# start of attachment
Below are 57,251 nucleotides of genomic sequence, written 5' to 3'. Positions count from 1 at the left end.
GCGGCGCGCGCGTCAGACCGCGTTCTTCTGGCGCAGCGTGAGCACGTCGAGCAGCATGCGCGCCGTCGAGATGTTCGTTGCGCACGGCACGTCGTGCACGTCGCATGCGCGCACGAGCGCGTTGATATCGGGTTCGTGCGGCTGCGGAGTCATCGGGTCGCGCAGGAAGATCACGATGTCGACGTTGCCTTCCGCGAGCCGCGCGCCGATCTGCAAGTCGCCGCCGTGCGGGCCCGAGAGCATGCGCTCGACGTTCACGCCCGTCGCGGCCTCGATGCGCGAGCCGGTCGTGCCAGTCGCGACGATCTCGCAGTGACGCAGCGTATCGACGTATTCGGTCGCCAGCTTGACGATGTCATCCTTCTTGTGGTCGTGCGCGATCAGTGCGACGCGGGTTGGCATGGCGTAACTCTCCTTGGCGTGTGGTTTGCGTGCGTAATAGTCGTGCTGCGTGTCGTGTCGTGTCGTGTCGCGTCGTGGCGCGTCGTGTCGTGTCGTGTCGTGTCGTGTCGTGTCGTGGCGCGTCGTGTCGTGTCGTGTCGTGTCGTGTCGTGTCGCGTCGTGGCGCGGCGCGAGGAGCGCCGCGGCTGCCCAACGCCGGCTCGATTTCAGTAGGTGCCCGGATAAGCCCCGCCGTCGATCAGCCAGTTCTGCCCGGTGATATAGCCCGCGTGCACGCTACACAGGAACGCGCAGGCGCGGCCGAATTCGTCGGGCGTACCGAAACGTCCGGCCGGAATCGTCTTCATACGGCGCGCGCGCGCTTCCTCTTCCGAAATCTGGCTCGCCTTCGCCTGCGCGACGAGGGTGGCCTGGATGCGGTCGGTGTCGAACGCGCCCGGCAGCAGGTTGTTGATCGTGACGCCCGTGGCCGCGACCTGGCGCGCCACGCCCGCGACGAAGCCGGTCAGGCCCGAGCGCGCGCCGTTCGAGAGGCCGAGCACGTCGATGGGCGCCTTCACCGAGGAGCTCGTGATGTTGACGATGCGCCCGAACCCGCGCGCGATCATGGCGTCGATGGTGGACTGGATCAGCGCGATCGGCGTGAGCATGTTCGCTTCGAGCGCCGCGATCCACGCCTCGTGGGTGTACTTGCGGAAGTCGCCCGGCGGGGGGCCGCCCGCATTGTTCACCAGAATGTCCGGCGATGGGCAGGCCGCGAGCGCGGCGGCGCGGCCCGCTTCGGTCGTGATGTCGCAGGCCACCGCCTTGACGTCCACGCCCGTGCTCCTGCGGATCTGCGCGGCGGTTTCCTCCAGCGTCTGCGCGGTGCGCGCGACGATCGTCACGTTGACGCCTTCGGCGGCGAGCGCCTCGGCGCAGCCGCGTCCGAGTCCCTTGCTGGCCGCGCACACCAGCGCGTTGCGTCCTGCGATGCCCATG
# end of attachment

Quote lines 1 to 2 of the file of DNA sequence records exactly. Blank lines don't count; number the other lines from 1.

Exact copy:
Below are 57,251 nucleotides of genomic sequence, written 5' to 3'. Positions count from 1 at the left end.
GCGGCGCGCGCGTCAGACCGCGTTCTTCTGGCGCAGCGTGAGCACGTCGAGCAGCATGCGCGCCGTCGAGATGTTCGTTGCGCACGGCACGTCGTGCACGTCGCATGCGCGCACGAGCGCGTTGATATCGGGTTCGTGCGGCTGCGGAGTCATCGGGTCGCGCAGGAAGATCACGATGTCGACGTTGCCTTCCGCGAGCCGCGCGCCGATCTGCAAGTCGCCGCCGTGCGGGCCCGAGAGCATGCGCTCGACGTTCACGCCCGTCGCGGCCTCGATGCGCGAGCCGGTCGTGCCAGTCGCGACGATCTCGCAGTGACGCAGCGTATCGACGTATTCGGTCGCCAGCTTGACGATGTCATCCTTCTTGTGGTCGTGCGCGATCAGTGCGACGCGGGTTGGCATGGCGTAACTCTCCTTGGCGTGTGGTTTGCGTGCGTAATAGTCGTGCTGCGTGTCGTGTCGTGTCGTGTCGCGTCGTGGCGCGTCGTGTCGTGTCGTGTCGTGTCGTGTCGTGTCGTGGCGCGTCGTGTCGTGTCGTGTCGTGTCGTGTCGTGTCGCGTCGTGGCGCGGCGCGAGGAGCGCCGCGGCTGCCCAACGCCGGCTCGATTTCAGTAGGTGCCCGGATAAGCCCCGCCGTCGATCAGCCAGTTCTGCCCGGTGATATAGCCCGCGTGCACGCTACACAGGAACGCGCAGGCGCGGCCGAATTCGTCGGGCGTACCGAAACGTCCGGCCGGAATCGTCTTCATACGGCGCGCGCGCGCTTCCTCTTCCGAAATCTGGCTCGCCTTCGCCTGCGCGACGAGGGTGGCCTGGATGCGGTCGGTGTCGAACGCGCCCGGCAGCAGGTTGTTGATCGTGACGCCCGTGGCCGCGACCTGGCGCGCCACGCCCGCGACGAAGCCGGTCAGGCCCGAGCGCGCGCCGTTCGAGAGGCCGAGCACGTCGATGGGCGCCTTCACCGAGGAGCTCGTGATGTTGACGATGCGCCCGAACCCGCGCGCGATCATGGCGTCGATGGTGGACTGGATCAGCGCGATCGGCGTGAGCATGTTCGCTTCGAGCGCCGCGATCCACGCCTCGTGGGTGTACTTGCGGAAGTCGCCCGGCGGGGGGCCGCCCGCATTGTTCACCAGAATGTCCGGCGATGGGCAGGCCGCGAGCGCGGCGGCGCGGCCCGCTTCGGTCGTGATGTCGCAGGCCACCGCCTTGACGTCCACGCCCGTGCTCCTGCGGATCTGCGCGGCGGTTTCCTCCAGCGTCTGCGCGGTGCGCGCGACGATCGTCACGTTGACGCCTTCGGCGGCGAGCGCCTCGGCGCAGCCGCGTCCGAGTCCCTTGCTGGCCGCGCACACCAGCGCGTTGCGTCCTGCGATGCCCATG